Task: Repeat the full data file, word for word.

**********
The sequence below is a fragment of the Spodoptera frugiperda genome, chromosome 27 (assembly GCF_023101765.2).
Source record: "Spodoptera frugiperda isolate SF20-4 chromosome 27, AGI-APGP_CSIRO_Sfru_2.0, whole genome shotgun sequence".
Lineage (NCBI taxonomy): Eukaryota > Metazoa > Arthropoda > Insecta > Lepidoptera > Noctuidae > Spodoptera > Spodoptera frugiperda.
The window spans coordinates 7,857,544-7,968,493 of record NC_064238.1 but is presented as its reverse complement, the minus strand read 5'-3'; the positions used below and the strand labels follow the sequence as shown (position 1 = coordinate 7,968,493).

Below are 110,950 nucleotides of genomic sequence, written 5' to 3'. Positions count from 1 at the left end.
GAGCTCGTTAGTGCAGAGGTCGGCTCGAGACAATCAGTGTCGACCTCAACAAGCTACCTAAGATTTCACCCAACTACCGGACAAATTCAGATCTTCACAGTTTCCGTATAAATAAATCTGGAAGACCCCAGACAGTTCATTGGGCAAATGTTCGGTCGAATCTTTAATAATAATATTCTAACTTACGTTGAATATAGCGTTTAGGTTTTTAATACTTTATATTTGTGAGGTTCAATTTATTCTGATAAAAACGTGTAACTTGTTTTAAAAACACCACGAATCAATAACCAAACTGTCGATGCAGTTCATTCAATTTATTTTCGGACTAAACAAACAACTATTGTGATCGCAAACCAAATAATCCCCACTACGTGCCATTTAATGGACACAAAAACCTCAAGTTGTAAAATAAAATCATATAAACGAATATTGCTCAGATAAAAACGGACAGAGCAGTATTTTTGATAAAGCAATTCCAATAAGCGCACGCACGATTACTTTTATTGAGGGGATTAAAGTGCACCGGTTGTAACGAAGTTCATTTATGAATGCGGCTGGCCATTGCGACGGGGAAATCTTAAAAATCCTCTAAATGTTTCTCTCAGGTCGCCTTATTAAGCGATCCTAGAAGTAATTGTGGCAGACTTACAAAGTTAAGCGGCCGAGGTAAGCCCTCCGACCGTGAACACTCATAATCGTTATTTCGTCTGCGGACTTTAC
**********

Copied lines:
The sequence below is a fragment of the Spodoptera frugiperda genome, chromosome 27 (assembly GCF_023101765.2).
Source record: "Spodoptera frugiperda isolate SF20-4 chromosome 27, AGI-APGP_CSIRO_Sfru_2.0, whole genome shotgun sequence".
Lineage (NCBI taxonomy): Eukaryota > Metazoa > Arthropoda > Insecta > Lepidoptera > Noctuidae > Spodoptera > Spodoptera frugiperda.
The window spans coordinates 7,857,544-7,968,493 of record NC_064238.1 but is presented as its reverse complement, the minus strand read 5'-3'; the positions used below and the strand labels follow the sequence as shown (position 1 = coordinate 7,968,493).

Below are 110,950 nucleotides of genomic sequence, written 5' to 3'. Positions count from 1 at the left end.
GAGCTCGTTAGTGCAGAGGTCGGCTCGAGACAATCAGTGTCGACCTCAACAAGCTACCTAAGATTTCACCCAACTACCGGACAAATTCAGATCTTCACAGTTTCCGTATAAATAAATCTGGAAGACCCCAGACAGTTCATTGGGCAAATGTTCGGTCGAATCTTTAATAATAATATTCTAACTTACGTTGAATATAGCGTTTAGGTTTTTAATACTTTATATTTGTGAGGTTCAATTTATTCTGATAAAAACGTGTAACTTGTTTTAAAAACACCACGAATCAATAACCAAACTGTCGATGCAGTTCATTCAATTTATTTTCGGACTAAACAAACAACTATTGTGATCGCAAACCAAATAATCCCCACTACGTGCCATTTAATGGACACAAAAACCTCAAGTTGTAAAATAAAATCATATAAACGAATATTGCTCAGATAAAAACGGACAGAGCAGTATTTTTGATAAAGCAATTCCAATAAGCGCACGCACGATTACTTTTATTGAGGGGATTAAAGTGCACCGGTTGTAACGAAGTTCATTTATGAATGCGGCTGGCCATTGCGACGGGGAAATCTTAAAAATCCTCTAAATGTTTCTCTCAGGTCGCCTTATTAAGCGATCCTAGAAGTAATTGTGGCAGACTTACAAAGTTAAGCGGCCGAGGTAAGCCCTCCGACCGTGAACACTCATAATCGTTATTTCGTCTGCGGACTTTAC